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Florida Auto Insurance COVERAGE DESIGNED WITH YOU IN MIND

 

Finding the right car insurance for you means staying up to date on Florida requirements. The table below lists the coverages and minimum coverage limits that are required in Florida. Keep in mind, however, that minimum coverage limits are just a starting point. You may want to consider increasing your coverage limits for greater protection. 

Contact us at The Roe Agency (239) 593-7333 to better understand the different types of coverage in your area.

Bodily Injury Liability
Helps cover expenses related to the injury or death of another driver or a pedestrian when an accident is your fault.
           
Not required            
Property Damage Liability
Helps cover expenses related to the damage of another person's property —
           
like vehicles, homes, buildings and other structures — when an accident is your fault.
           
$10,000 limit            
Uninsured Motorist
Helps cover your medical expenses if you're in an accident, the other driver is at fault and doesn't have any insurance.
           
Not required            
Underinsured Motorist
Helps cover your medical expenses if you're in an accident,
           
the other driver is at fault and doesn't have enough liability insurance.
           
Grouped with uninsured motorist coverage
           
Personal Injury Protection
If you and/or your passengers are hurt in an accident, this helps cover medical or funeral expenses.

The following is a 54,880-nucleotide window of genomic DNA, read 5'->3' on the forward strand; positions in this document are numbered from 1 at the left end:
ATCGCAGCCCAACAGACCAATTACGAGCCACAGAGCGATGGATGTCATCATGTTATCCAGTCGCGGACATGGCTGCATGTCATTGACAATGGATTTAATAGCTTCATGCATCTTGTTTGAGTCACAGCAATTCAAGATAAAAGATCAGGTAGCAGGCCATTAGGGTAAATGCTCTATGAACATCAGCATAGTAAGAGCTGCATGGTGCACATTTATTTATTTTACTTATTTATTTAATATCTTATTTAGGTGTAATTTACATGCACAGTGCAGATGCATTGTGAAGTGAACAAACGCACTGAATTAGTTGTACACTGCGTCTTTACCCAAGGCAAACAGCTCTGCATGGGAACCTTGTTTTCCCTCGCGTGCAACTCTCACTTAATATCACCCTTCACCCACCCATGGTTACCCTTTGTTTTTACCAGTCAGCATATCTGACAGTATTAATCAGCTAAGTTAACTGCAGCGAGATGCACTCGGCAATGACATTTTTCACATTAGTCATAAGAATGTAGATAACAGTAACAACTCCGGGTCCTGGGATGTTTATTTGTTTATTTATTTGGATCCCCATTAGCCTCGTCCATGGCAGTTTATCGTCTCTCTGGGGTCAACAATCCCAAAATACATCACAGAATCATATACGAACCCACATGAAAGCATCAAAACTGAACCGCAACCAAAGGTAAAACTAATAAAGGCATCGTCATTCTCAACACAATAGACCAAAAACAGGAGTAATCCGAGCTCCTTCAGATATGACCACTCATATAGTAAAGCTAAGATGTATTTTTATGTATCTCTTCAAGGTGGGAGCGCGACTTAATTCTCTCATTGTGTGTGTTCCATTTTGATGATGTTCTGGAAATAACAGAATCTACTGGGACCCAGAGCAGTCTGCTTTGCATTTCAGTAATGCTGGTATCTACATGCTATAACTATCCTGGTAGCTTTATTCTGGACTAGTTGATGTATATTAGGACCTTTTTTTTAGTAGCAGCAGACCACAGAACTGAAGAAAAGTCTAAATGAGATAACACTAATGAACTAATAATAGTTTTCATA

$10,000 limit            
Collision
Helps cover expenses to repair or replace your vehicle that's been damaged in an accident.
           
Not required2            
Comprehensive
Helps cover expenses to repair or replace your vehicle that's been stolen or damaged by things like storms or vandalism.
           
Not required2            
             
             

 

 

 

 

 

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Florida Auto Insurance COVERAGE DESIGNED WITH YOU IN MIND

 

Finding the right car insurance for you means staying up to date on Florida requirements. The table below lists the coverages and minimum coverage limits that are required in Florida. Keep in mind, however, that minimum coverage limits are just a starting point. You may want to consider increasing your coverage limits for greater protection. 

Contact us at The Roe Agency (239) 593-7333 to better understand the different types of coverage in your area.

Bodily Injury Liability
Helps cover expenses related to the injury or death of another driver or a pedestrian when an accident is your fault.
           
Not required            
Property Damage Liability
Helps cover expenses related to the damage of another person's property —
           
like vehicles, homes, buildings and other structures — when an accident is your fault.
           
$10,000 limit            
Uninsured Motorist
Helps cover your medical expenses if you're in an accident, the other driver is at fault and doesn't have any insurance.